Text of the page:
This Day in Jewish History

1948: El Al Takes Wing, Not That It Existed Yet

Baby Israel had no airline, but to fly the new president home, the first Israeli passenger plane was created by converting an air force propeller plane.

The original El Al plane, a converted air force jet, at Ekron Air Base. The picture was taken on September 27, 1948. The plane is a Douglas C-54B, which had a rather short history: On January 2, 1949 it crash-landed on a Tel Aviv beach and never returned to service.
State of Israel Ministry of Defence, IDF & Defence Establishment Archives

September 28, 1948, is the date of the first flight by Israel’s national airline, El Al. At the time, the airline did not yet legally exist, nor did it own any aircraft of its own. Nonetheless, in order to carry President Chaim Weizmann back to Israel from a brief visit to Geneva, an air force plane was requisitioned for the purpose. It was repainted with the colors and name of the airline, and its interior refurnished so that it could carry its passengers.

According to Marvin G. Goldman, author of “El Al: Star in the Sky,” a 1990 history of the airline, it was in August 1948, three months after Israeli independence, that the Ministry of Transportation issued a call for creation of an airline, to serve as the “chosen instrument” for Israel's international civil aviation needs.

The initiative was not based only on national pride. So long as Israel was at war with its Arab neighbors, both it and they were subject to international sanctions. The United Nations had declared a comprehensive arms embargo on the all the combatants. Circumventing it required a great deal of creativity.

The president gets stuck

Weizmann, 73, had been named provisional chairman of the state on May 16, 1948 (and after the establishment of the Knesset, the following February, he would be elected president officially). In September 1948, the state wanted to fly him back to Israel from Geneva, where he had undergone eye surgery. But because of the embargo, Israel's military aircraft were prohibited from landing in European airports.

Chaim Weizmann, left, with David Ben-Gurion
David Eldan, GPO

The solution upon was to take one of the Douglas C-54 planes from the Air Transport Command, which Israel had used earlier in the year to transport arms from Czechoslovakia, and re-outfit it for civilian flight. The interior was remodeled for the honored passenger, and extra fuel tanks were installed so the plane could make the trip back to Israel without stopping.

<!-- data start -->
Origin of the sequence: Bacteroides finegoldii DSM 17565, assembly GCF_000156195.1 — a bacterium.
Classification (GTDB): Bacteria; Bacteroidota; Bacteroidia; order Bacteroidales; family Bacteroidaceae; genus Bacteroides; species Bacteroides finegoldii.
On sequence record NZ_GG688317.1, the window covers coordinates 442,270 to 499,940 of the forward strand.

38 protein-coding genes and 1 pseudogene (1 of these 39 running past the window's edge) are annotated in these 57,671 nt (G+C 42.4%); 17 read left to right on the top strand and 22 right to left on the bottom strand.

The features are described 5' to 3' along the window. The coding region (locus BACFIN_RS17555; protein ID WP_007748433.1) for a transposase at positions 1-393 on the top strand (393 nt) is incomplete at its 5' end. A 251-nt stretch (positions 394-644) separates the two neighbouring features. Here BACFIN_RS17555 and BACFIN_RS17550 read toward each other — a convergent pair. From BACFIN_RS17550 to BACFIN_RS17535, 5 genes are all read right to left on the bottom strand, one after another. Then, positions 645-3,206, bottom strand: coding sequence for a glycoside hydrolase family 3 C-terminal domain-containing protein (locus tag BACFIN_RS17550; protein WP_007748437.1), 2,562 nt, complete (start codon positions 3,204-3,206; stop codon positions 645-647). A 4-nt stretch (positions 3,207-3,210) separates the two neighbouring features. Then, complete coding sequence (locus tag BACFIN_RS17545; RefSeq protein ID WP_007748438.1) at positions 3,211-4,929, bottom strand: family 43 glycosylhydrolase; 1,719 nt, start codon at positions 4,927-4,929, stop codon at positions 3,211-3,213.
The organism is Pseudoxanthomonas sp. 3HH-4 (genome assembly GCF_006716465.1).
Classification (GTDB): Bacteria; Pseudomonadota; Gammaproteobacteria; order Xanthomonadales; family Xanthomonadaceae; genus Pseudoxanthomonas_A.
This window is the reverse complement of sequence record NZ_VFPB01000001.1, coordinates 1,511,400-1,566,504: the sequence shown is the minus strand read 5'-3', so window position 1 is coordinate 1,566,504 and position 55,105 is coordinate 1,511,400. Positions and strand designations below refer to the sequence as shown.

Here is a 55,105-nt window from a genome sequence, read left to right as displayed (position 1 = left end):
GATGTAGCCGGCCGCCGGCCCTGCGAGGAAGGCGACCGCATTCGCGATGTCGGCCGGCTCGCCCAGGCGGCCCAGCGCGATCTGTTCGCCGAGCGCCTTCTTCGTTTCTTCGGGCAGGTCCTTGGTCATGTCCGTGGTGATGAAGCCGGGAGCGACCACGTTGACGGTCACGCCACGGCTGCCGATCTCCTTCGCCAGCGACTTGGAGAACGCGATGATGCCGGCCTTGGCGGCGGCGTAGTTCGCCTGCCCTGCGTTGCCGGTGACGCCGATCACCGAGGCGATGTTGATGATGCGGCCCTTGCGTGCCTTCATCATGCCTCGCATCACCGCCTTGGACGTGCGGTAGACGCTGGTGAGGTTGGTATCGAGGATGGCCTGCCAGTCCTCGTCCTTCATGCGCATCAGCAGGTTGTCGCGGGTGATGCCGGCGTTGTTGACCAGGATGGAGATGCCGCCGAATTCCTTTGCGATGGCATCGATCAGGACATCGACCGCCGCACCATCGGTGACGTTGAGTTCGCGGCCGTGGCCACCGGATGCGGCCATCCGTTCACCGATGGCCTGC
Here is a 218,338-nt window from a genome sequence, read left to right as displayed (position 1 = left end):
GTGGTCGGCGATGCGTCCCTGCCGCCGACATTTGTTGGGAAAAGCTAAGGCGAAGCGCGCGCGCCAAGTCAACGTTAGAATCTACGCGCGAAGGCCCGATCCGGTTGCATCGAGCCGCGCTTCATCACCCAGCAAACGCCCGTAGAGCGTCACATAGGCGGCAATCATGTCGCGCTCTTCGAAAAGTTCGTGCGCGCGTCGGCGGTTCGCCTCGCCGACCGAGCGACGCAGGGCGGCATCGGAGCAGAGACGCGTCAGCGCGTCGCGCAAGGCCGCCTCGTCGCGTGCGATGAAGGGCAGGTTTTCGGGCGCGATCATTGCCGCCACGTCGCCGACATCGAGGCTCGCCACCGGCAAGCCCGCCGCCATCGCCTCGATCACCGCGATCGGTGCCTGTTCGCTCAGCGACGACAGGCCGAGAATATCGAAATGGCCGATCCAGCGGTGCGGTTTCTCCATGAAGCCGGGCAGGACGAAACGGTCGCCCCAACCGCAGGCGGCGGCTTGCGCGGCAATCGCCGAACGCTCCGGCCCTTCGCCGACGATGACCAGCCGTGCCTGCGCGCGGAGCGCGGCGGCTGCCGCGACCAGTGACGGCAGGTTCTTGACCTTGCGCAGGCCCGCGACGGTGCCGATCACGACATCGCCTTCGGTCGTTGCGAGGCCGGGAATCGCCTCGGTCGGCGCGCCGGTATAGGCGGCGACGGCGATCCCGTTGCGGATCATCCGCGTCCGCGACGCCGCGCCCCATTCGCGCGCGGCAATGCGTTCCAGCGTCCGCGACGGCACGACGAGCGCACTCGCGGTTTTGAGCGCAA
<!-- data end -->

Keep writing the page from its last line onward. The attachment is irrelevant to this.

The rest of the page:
Transport Minister David Remez had already chosen a name for the national airline, “El Al,” meaning, roughly, “to the heights,” and taken from a line in the Book of Hosea, “Ve’el al yeekra’ey’hu yahad” (“they call them upwards,” Hosea 11:7).

The first flight was skippered by Hal Auerbach, or Hillel Bahir, the Hebrew name with which he signed the flight record. President Weizmann also inscribed that record, writing that, “It is a great privilege to travel for the first time in an Israeli aircraft so beautifully appointed and with such an amiable crew.”

The flight from Geneva took 10 hours, and landed at Ekron air base, today known as Tel Nof. It was greeted by government officials and a military band.

After completion of the flight, the furniture was removed from the C-54, and it was returned to military use.

An airline, after all

The following month, Marvin Goldman recounts, Remez continued his efforts to organize El Al as a commercial airline. That same month, Israeli officials traveled to France to convince local authorities there to grant the new airline landing rights, and on November 15, 1948, the line was incorporate as El Al Israel Aviation Company Ltd., which was later changed to El Al Israel Airlines Ltd. Eighty percent of its shares were held by the government.

El Al purchased its first aircraft the following February and March, buying two used DC-4 propeller planes from American Airlines. The planes were flown to Idlewild Airport, in New York (today JFK International). They would not, however, be permitted to leave the United States until Israel succeeded in convincing American authorities to grant it the proper export licenses. That was accomplished on March 1, 1949.

The line’s first regular commercial service began on July 31, 1949, when the first flight left Tel Aviv for Paris, stopping along the way in Rome for refueling. El Al would remain in Israeli government ownership until 2003, when it was privatized and floated.